Also, maybe reconsider the ‘client’ term vs. member? I realize the website eventually clarifies, but maybe consider the term ‘partner’? Member vs. Partner is a pretty clear distinction. I don’t think this is critical, but it could be useful. I know patient isn’t in vogue these days, but the patient portal likely would have landed me in the right spot.

Finally, some language on each portal page to assist the user if they selected the wrong portal might be beneficial. The client portal in particular is fairly sparse. They do a good job with the member portal (if I had actually clicked on it).

Now, in full disclosure, I now also have their mobile app installed, which has a significantly better user experience. If I were to guess, it is designed for members only. Therefore, the confusion I had with the dueling web portals couldn’t happen. It also has TouchID/FaceID integration so that’s even better. Aligning the UX of mobile with the web site would be a nice next step to get an even greater consistency for the customer. They should also market their mobile app on the web page.

So, in reality, 2-3 hopefully minor changes could improve this vendor’s client UX considerably. I was fortunate, and persistent, so this ended well. But, what if the user was put off by the wait time and the password reset problem and went to the ER or Urgent Care (this happened on a Sunday) instead? That was a huge difference in cost and opportunity cost for whomever was behind me in line.

While this dealt with a more serious type of service experience, businesses undergoing digital transformations should consider hiring people that can look at these flows (better than I do, as I am not a UX expert) and give them proper guidance. Even if your service is selling t-shirts or fidget spinners, helping your users navigate your service easily from an identity context can be the difference between a sale or a closed browser. Or better, you’ve created a repeat customer.

Deploying Identity Solutions – ‘Field of Dreams’ Doesn’t Work

(Note: this topic is background for a panel that I’m participating on June 20th at the Cloud Identity Summit, in Chicago, Illinois. I wrote this in hopes of informing some of the context around the panel, though I’m sure it will be revisited in some respect during our session.)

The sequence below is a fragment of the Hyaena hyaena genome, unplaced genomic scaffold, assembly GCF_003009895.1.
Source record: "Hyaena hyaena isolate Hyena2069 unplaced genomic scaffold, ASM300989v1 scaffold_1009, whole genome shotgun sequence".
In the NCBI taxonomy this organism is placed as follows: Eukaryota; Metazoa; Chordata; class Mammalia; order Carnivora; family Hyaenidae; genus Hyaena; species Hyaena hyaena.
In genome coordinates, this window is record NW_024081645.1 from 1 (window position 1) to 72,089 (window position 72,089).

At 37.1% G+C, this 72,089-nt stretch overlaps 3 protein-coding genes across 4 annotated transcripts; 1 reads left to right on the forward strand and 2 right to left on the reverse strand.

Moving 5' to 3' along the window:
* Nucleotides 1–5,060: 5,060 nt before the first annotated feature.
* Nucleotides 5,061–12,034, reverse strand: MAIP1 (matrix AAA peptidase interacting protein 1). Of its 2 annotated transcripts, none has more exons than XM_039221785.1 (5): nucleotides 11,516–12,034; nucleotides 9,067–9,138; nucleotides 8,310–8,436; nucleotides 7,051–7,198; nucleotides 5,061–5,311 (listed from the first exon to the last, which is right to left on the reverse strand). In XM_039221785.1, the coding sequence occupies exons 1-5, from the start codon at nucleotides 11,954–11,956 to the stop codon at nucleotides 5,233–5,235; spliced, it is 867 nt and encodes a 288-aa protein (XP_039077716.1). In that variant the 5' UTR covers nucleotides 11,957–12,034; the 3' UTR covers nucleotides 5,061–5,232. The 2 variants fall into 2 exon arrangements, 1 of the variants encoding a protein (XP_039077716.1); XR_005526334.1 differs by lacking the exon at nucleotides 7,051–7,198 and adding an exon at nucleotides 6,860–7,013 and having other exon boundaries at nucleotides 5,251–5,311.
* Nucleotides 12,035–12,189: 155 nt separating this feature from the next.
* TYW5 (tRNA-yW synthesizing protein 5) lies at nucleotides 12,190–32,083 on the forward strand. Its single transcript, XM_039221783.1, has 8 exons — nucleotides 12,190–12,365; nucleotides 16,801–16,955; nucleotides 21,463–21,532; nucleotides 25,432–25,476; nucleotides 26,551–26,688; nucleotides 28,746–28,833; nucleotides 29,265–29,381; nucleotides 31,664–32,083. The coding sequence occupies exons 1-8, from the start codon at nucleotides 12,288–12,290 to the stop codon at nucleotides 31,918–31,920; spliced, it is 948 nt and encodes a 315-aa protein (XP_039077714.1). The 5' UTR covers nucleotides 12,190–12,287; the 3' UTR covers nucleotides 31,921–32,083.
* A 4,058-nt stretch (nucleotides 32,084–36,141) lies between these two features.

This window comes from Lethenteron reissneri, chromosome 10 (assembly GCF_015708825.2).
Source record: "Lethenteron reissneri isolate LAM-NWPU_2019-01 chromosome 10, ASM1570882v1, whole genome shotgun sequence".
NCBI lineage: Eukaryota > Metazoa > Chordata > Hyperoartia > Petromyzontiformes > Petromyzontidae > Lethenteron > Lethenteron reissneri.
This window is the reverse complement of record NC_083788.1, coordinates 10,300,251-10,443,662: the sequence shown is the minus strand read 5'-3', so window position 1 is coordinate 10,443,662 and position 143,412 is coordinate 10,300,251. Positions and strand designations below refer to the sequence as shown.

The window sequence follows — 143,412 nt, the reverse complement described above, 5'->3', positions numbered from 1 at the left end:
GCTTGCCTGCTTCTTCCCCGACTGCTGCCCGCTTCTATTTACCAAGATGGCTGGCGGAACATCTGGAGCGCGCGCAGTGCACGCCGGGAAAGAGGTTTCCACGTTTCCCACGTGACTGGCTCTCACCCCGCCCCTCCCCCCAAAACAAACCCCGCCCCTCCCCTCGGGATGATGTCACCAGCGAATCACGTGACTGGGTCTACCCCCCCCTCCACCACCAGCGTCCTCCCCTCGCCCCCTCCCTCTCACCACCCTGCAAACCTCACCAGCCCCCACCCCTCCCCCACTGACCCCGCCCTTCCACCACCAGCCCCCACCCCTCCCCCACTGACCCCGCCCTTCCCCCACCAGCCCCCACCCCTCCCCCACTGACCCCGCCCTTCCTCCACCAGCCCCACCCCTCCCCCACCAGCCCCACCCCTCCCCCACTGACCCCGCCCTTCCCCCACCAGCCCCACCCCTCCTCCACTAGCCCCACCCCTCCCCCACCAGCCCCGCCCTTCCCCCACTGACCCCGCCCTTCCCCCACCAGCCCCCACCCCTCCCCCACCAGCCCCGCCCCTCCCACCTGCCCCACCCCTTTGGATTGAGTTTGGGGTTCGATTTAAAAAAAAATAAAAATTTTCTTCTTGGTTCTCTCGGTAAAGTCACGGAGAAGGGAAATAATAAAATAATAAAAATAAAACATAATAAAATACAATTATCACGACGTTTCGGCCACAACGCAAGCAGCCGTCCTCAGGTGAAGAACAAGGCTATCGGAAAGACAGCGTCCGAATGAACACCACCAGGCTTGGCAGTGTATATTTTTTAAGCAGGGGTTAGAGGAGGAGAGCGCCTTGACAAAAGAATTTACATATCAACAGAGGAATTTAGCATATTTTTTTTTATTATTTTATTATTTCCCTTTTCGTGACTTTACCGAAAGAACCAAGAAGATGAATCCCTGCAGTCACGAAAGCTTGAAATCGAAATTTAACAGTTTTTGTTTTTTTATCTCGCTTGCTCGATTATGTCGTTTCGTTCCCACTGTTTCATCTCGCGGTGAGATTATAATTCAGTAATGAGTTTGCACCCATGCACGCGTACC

Knock, Knock: Identity is here. Identity Who? Exactly.

Tuesday, June 20th, 4:20pm, Chicago Ballroom IX

The genesis for this panel took place during dinner following the Ping Identify conference in New York. Rob Davis from TIAA & I were talking about some of our challenges in deploying identity solutions, especially ones where customer, stakeholder, or developer engagement are required. In other words, pretty much everything except directory synchronization. Even governance solutions, like certification or privileged access management, that had the benefit of the ‘stick’ approach to service adoption; seemed to lag in engagement even when doing so wasn’t necessarily voluntary. You could lead the horse to water (you knew there would be a horse analogy, right?), but you couldn’t make them drink.

The simple reality was, this is no ‘Field of Dreams’. We built it, but they didn’t come to participate. Password recovery and management solutions are probably the easiest one to point to as an example of this failure. Nearly every enterprise worth their salt has deployed a password management and recovery product and yet password recovery is perpetually listed as the number one reason users call the help desk!

Rob & I both agreed that this would be an excellent subject for a talk at CIS. So I commenced finding the right people that could both explain their own challenges in this space and hopefully offer up solutions that might help others, including myself, succeed in the future. Between Rob & I, we had both financial services and healthcare/life sciences covered, but I wanted diversity of perspective. Through some networking, I think we put together a really great breadth of knowledge and experience across many industries. In addition to yours truly, we also have:

Bernard Diwakar – Security & IAM Architect at Intuit

Frank Villavicencio – CPO, Security Management Services at ADP

Steve Hutchinson – Principal Identity Architect at GE

And finally, no panel is successful without an awesome moderator, so naturally I asked Ian Glazer of Salesforce, Kantara, & IDESG if he’d do the honors in spite of his incredible schedule at the conference. Some promise of bourbon may have been part of the exchange, but in the end I think we’ve got a killer lineup of identity pros that will share their wit, wisdom, and experience on this important subject.

But wait! Part of what will make this a successful session is great questions and shared experiences from the audience. So bring your own stories and let’s make this a conversation!

Unfortunately, the scheduling gods put Rob’s talk against the panel, so we had to go to the bullpen. See you in Chicago! If you can’t make it, follow the action using #CloudIDSummit tag on Twitter.

RSA Thoughts, Part 1

(photo credit: Brian Campbell)

I think teaching eviscerated my time for blogging. Going to try and put more energy in it this year. Naturally, I’m going big on this revival with a two part post about my experience at the RSA Conference, to the best of my knowledge the largest security conference on the planet (especially if you count their global adjuncts).